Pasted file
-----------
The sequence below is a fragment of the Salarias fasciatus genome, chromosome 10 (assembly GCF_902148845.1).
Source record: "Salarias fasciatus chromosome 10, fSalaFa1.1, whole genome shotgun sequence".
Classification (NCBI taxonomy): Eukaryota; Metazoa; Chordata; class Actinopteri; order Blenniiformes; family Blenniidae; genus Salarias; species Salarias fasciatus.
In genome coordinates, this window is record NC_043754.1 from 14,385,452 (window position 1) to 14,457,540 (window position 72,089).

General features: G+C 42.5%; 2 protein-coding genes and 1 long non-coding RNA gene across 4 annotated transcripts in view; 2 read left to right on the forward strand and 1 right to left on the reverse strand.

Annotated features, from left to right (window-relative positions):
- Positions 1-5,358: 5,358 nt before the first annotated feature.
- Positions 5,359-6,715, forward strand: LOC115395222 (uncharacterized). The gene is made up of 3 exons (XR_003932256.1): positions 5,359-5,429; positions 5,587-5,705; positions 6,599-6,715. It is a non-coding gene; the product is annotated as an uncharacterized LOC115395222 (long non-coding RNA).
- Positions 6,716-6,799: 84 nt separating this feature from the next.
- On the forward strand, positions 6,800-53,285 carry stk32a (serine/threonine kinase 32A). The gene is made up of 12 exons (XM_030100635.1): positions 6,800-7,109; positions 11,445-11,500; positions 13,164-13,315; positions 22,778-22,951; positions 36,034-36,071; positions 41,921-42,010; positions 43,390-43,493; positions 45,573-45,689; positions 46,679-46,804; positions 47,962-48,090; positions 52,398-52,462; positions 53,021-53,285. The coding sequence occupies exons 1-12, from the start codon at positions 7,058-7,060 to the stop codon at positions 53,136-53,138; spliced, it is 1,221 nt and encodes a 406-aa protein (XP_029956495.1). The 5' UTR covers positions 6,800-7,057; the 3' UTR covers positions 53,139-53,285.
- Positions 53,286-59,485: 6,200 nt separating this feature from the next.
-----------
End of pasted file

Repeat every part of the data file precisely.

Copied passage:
The sequence below is a fragment of the Salarias fasciatus genome, chromosome 10 (assembly GCF_902148845.1).
Source record: "Salarias fasciatus chromosome 10, fSalaFa1.1, whole genome shotgun sequence".
Classification (NCBI taxonomy): Eukaryota; Metazoa; Chordata; class Actinopteri; order Blenniiformes; family Blenniidae; genus Salarias; species Salarias fasciatus.
In genome coordinates, this window is record NC_043754.1 from 14,385,452 (window position 1) to 14,457,540 (window position 72,089).

General features: G+C 42.5%; 2 protein-coding genes and 1 long non-coding RNA gene across 4 annotated transcripts in view; 2 read left to right on the forward strand and 1 right to left on the reverse strand.

Annotated features, from left to right (window-relative positions):
- Positions 1-5,358: 5,358 nt before the first annotated feature.
- Positions 5,359-6,715, forward strand: LOC115395222 (uncharacterized). The gene is made up of 3 exons (XR_003932256.1): positions 5,359-5,429; positions 5,587-5,705; positions 6,599-6,715. It is a non-coding gene; the product is annotated as an uncharacterized LOC115395222 (long non-coding RNA).
- Positions 6,716-6,799: 84 nt separating this feature from the next.
- On the forward strand, positions 6,800-53,285 carry stk32a (serine/threonine kinase 32A). The gene is made up of 12 exons (XM_030100635.1): positions 6,800-7,109; positions 11,445-11,500; positions 13,164-13,315; positions 22,778-22,951; positions 36,034-36,071; positions 41,921-42,010; positions 43,390-43,493; positions 45,573-45,689; positions 46,679-46,804; positions 47,962-48,090; positions 52,398-52,462; positions 53,021-53,285. The coding sequence occupies exons 1-12, from the start codon at positions 7,058-7,060 to the stop codon at positions 53,136-53,138; spliced, it is 1,221 nt and encodes a 406-aa protein (XP_029956495.1). The 5' UTR covers positions 6,800-7,057; the 3' UTR covers positions 53,139-53,285.
- Positions 53,286-59,485: 6,200 nt separating this feature from the next.